By JOE JOHNSON
On a recent three-day backpacking trip in the Teton Mountains of Wyoming, my sleeping bag of choice was The North Face Cat’s Meow. Touted as a “classic bag for three-season mountaineering treks,” the Meow has a polyester fiber fill for insulation and is rated for temps as low as 20 degrees F. My main concern in the Tetons, with temps forecasted to drop into the teens, was whether this mummy-style bag would keep me warm through the night.
At 2 pounds, 10 ounces, the Cat’s Meow is one of the lightest synthetic bags in its price range and class. It packs down to a size smaller than a soccer ball when stuffed in its included compression sack. A better compression sack could pack it even smaller.
The bag retails for $159 (regular length) and $169 (long). It is a bargain price to start with, and I bought it earlier this year after finding a good deal at a local outdoors shop.
In almost a full year of use, the bag has yet to disappoint. In the Tetons this summer, we hiked into Death Canyon and came out at String Lake. In between, we crossed over Static Peak divide at 10,790 feet, hiked up Cascade Canyon and over Paintbrush Divide to a camp.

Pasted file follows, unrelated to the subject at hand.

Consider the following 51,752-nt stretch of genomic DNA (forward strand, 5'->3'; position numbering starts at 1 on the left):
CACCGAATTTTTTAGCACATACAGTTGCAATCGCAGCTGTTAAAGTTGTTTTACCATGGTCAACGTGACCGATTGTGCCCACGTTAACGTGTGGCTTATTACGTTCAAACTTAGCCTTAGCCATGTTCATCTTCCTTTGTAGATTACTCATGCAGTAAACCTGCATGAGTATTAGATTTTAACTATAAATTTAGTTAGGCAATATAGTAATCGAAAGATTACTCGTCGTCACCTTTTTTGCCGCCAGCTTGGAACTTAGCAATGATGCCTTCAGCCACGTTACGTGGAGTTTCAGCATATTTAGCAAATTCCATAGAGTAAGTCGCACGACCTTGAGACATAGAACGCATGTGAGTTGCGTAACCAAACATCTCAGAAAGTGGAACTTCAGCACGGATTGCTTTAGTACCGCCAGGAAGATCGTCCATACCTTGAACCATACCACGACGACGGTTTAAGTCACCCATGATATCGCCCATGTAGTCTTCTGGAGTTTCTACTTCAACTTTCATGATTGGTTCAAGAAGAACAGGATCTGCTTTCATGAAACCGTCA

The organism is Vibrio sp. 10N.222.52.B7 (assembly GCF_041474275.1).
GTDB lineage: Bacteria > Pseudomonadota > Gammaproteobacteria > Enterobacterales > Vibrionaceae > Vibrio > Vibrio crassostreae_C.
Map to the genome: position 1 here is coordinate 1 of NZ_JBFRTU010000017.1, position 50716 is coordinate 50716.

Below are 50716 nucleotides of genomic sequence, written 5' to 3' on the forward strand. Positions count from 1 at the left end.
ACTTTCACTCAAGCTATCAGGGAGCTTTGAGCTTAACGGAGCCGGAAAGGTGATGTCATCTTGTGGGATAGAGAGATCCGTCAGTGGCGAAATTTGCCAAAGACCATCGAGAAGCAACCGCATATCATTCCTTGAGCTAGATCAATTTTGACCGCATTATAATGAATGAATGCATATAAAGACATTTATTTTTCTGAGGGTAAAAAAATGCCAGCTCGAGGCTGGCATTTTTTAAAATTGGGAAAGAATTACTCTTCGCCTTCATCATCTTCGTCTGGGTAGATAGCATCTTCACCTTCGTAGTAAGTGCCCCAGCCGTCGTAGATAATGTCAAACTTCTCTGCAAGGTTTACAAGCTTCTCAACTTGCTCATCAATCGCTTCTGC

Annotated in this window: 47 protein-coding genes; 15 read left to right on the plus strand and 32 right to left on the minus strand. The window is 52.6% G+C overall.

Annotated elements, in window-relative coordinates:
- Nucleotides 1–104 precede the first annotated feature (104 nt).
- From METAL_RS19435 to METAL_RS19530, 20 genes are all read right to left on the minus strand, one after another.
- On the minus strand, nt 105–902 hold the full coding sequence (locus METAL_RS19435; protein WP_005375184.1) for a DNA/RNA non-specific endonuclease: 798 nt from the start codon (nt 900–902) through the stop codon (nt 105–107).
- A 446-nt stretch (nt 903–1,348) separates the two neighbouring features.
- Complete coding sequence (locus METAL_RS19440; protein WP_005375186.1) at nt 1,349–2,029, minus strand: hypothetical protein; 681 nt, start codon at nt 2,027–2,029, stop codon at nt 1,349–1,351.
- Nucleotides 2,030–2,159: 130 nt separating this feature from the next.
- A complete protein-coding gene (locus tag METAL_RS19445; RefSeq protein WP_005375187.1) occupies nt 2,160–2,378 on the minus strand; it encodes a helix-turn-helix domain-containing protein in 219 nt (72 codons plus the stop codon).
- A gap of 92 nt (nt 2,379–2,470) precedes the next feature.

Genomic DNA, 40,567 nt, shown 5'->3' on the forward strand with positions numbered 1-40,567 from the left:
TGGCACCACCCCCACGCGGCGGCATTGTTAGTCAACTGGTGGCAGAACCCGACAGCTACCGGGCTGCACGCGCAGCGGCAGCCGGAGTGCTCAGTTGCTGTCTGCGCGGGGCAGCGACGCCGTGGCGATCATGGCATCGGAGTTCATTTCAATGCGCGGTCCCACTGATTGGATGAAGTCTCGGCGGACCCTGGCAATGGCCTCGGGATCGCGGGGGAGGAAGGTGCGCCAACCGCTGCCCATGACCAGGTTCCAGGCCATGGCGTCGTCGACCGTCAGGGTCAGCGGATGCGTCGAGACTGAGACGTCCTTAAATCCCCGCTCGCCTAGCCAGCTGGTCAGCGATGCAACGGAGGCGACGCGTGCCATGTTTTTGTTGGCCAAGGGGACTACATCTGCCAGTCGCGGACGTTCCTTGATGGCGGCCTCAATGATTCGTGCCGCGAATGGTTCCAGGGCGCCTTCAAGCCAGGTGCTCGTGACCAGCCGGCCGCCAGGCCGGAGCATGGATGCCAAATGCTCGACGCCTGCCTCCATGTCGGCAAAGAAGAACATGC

We set up camp at Holley Lake, pitching the Alps Mountaineering Comet 2.0 tent, a two-person backpacking model, and then going to sleep.
Despite a chilly night that dropped as low as 18 degrees, the bag kept me warm with only a base layer on. I tend to sleep a bit warm, and in fact at one point had to use the bag’s full-length zipper to vent my feet.
The adjustable hood, which has a one-hand draw cord, kept heat in without completely covering my face. Sometimes looked at as excessive, I loved the bag’s chest pocket for my watch and headlamp. Plus, the glow-in-the-dark zipper pulls and the welded no-snag stiffener in the zip column made zipping the bag a breeze. This is the first time I’ve had a bag whose zipper has not snagged.
At 5 foot 11 inches tall, I use the regular-size bag, and it fits me well. Its shoulder and hip girth measurements provide just enough space to move around without losing heat.
In my tests — in the Tetons and beyond — the bag has proven to be durable, warm and great for camping in all seasons. For the price, versatility and features I would recommend the Cat’s Meow for all-around outdoors use.
—A native of the small mountain town of Tonasket, Wash., Joe Johnson is a cyclist, backpacker, runner, hiker, skier and world traveler currently residing in Spokane.